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How to Make a Card that Means Business

Creative Market March 31, 2021 · 4 min read

When I first moved to my current hometown, I worked at a chain print shop for a few months to help pay the rent. One of our biggest print jobs were business cards. They were usually printed by the hundreds and ranged from simple text on Avery Business Card Stock to super slick ones sent over by custom designers. If those months spent slaving over a Xerox machine taught me anything, it was that a good card takes as many decisions as running a business.

Step 1: Forget the Normal Business Card

If you’re thinking of making a card with your name, logo, and contact information on a standard white or gray card, then this article is your godsend. With cleverly designed webpages and intuitive operating systems becoming a part of our everyday life, it’s more important than ever to keep your image as fresh as possible. A business card is the first impression you give a potential customer or client; why not make it truly express what you do? Check out a few of these creative designs for some inspiration:



Another option to consider is that a business card no longer has to just be the card. There a few companies that design business cards that can be folded out into brochure. You can also include a QR code on your card that links your client to a specific page on your website, inserts your contact information in their phone, or even calls a specific phone number.

Step 2: Sketch Up an Idea

After opening your mind to everything your business card can be, it’s time to figure out what your business card will be. Sit down with a pencil and paper and draw up a few ideas. Focus mainly on the layout of the card. Really work through a few versions of what you want your final business card to look like. There are also some websites that allow you to mock up a card based on a template of your choosing. Moo.com has some great templates for hip cards. Check out their Facebook cards to bring cyberspace into reality.

Step 3: Make Choices!

Now that you have your general layout of your future card, it’s time to make some detailed choices. What type of card stock do you want? Something thick and sturdy or something thin and flexible? Do you prefer glossy or matte? Raised ink? Each one of these choices should reflect you and your business. Remember you’ll probably end up getting at least a hundred of them printed so you better be sure you like it.
Feeling intimidated by all these options? Remember that these choices are already inside you. Express yourself! If you’re still feeling overwhelmed, have a trusted friend or colleague look over your design and choices. They’ll be able to look on it with fresh eyes and give you some good feedback. Still can’t decide? Head to a local print shop. Like I said earlier, print shoppies see tons and tons of business cards come through their machines, and they know what a good one looks like.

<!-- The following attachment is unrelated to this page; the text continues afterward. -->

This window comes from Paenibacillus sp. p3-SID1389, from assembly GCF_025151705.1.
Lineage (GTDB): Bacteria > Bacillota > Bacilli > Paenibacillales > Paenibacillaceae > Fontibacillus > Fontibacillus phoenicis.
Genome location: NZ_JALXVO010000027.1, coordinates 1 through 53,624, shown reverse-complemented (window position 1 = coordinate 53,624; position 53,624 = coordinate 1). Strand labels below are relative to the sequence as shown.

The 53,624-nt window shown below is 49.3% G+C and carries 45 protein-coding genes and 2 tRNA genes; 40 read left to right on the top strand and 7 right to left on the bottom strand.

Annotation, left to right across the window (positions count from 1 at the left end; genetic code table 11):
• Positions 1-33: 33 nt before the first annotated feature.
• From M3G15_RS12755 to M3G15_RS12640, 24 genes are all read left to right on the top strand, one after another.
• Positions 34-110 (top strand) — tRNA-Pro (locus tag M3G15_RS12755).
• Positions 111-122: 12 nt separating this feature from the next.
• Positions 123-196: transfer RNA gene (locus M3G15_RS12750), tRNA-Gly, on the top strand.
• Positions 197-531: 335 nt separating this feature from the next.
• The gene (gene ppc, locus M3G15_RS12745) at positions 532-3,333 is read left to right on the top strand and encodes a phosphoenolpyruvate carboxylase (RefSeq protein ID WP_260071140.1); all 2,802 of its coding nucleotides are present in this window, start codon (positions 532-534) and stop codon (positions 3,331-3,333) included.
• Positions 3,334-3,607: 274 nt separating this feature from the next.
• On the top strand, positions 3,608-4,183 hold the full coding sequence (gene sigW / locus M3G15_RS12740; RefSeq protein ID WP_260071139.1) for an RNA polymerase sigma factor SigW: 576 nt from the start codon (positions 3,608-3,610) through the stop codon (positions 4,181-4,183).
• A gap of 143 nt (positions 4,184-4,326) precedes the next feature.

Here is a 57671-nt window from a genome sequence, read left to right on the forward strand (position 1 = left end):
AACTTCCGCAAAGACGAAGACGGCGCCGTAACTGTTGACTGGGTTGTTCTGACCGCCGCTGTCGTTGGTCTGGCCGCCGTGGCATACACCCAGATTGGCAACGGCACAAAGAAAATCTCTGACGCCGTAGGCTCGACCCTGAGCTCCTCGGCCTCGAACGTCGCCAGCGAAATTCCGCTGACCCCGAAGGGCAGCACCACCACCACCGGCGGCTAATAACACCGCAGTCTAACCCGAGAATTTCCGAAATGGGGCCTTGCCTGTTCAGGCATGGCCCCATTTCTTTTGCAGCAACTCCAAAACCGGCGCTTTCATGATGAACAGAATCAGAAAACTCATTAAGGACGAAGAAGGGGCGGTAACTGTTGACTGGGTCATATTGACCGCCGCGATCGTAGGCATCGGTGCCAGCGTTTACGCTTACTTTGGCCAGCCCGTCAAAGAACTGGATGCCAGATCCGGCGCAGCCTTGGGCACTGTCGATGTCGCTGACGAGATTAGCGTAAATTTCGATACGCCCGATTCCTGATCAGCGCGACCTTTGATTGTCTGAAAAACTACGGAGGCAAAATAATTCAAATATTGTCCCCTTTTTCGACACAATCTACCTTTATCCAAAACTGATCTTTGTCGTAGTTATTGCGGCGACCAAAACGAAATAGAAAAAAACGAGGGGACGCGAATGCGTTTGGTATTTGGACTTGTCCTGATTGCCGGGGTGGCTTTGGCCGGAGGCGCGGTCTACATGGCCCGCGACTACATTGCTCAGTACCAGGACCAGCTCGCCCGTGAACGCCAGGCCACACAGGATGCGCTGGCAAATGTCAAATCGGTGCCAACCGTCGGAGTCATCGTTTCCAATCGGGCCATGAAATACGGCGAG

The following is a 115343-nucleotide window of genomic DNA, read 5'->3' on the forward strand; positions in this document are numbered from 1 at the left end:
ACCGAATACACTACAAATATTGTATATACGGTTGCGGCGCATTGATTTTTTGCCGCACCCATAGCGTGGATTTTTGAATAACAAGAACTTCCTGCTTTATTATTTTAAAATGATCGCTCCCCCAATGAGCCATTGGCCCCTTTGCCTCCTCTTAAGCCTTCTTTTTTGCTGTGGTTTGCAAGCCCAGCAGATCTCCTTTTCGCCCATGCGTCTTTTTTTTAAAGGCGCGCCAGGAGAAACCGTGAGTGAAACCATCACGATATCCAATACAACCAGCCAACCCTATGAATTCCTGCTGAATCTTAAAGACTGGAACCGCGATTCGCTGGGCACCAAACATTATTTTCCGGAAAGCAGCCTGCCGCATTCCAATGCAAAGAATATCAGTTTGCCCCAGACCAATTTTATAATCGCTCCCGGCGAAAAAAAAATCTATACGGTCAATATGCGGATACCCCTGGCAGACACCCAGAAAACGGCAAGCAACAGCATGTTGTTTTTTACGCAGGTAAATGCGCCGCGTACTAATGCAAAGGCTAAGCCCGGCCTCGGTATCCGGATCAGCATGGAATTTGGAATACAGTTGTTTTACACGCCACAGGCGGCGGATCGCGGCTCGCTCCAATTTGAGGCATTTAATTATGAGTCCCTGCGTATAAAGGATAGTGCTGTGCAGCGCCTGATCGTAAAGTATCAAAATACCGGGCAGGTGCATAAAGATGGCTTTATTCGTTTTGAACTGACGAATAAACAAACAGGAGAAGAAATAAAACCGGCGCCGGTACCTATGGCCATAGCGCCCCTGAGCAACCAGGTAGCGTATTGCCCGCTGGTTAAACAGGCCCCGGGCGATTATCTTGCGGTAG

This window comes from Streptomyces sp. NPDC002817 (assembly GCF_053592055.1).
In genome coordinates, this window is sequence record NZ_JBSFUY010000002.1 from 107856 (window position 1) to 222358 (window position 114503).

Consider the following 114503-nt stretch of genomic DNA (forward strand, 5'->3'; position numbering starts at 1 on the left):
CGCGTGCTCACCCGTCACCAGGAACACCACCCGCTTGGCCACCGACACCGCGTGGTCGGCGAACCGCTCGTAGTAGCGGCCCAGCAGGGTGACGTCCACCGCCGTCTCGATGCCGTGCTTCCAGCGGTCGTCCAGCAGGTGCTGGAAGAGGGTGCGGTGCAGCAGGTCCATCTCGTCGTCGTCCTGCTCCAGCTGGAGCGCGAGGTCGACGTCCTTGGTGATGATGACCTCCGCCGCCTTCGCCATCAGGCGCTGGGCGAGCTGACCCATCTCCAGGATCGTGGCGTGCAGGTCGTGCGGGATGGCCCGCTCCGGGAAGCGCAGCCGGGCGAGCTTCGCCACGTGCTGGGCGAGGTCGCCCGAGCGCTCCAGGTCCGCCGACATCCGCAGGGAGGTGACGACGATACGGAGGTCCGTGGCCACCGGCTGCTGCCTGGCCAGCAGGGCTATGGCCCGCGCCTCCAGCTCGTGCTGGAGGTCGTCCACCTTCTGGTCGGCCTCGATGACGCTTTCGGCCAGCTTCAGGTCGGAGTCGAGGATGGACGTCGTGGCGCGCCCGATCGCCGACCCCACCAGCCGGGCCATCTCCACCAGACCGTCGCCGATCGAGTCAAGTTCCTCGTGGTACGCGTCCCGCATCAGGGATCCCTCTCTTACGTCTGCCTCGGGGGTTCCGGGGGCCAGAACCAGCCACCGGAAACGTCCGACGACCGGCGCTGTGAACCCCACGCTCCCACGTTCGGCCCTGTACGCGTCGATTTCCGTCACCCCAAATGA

Step 4: Get a Quote from a Print Shop, Website, or Figure Out How to Make it Yourself

I cannot stress this enough: SHOP AROUND. Print shop prices range greatly from location to location depending not only on how the company itself breaks down its prices, but also how the individual print specialist decides to make your job. This variation narrows a little when it comes to websites, because their prices are more regulated. However, there are way more choices of places to get them printed and shipped. If you decide to make them yourself, make sure you know what you’re getting into as misprints and mistakes can easily increase your bill.
Now go make yourself a great business card!

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7 Comments
  • Just don't forget to look professional. There's a fine balance between standing out and looking goofy. A card should always convey trust first, and innovation as a bonus. Marc 8 years ago
  • Some minimal, white business card designs can be quite elegant. They might not stand out from the crowd so much, but they'll stand out for those with a trained eye for subtle elegance. Other than that, great tips. 8 years ago
  • Great tips! 8 years ago
  • Designing personal business cards has to be one of the hardest things for a designer. We're so used to creating things for the web that ordering hundreds of business cards can feel like a huge commitment. Definitely a task worth taking some time to plan out. Great article @Zack Onisko : ) 8 years ago
  • Hi Guys, If there is anyone interested for Die Cut Business Cards, please contact me... Cheers 8 years ago
  • While these are all good points, it misses the most obvious. The article seems geared to web professionals, so think of it this way: You know what happens when someone who knows nothing about web design falls for the "design-your-own-website-with-no-coding-or-design knowledge" deals? No matter how "wonderful" the template, the site ends up looking like crap because the cheapskate doing it doesn't have a clue. Well, that's the same thing that happens when non-designers attempt to design their own business cards. Satisfied with crap? Have at it. You want a great card that makes you stand out from the crowd? Hire a designer who knows how to make that happen. In my experience, while printing companies always have a designer on staff, their job is to whip out a cookie-cutter design as quickly as possible. It's not to get to know you and your business, understand what's unique about you, or know your competition. And *that* is why a card / logo / identity designed by a professional is a wise investment in your business. 7 years ago
  • wow great cards 7 years ago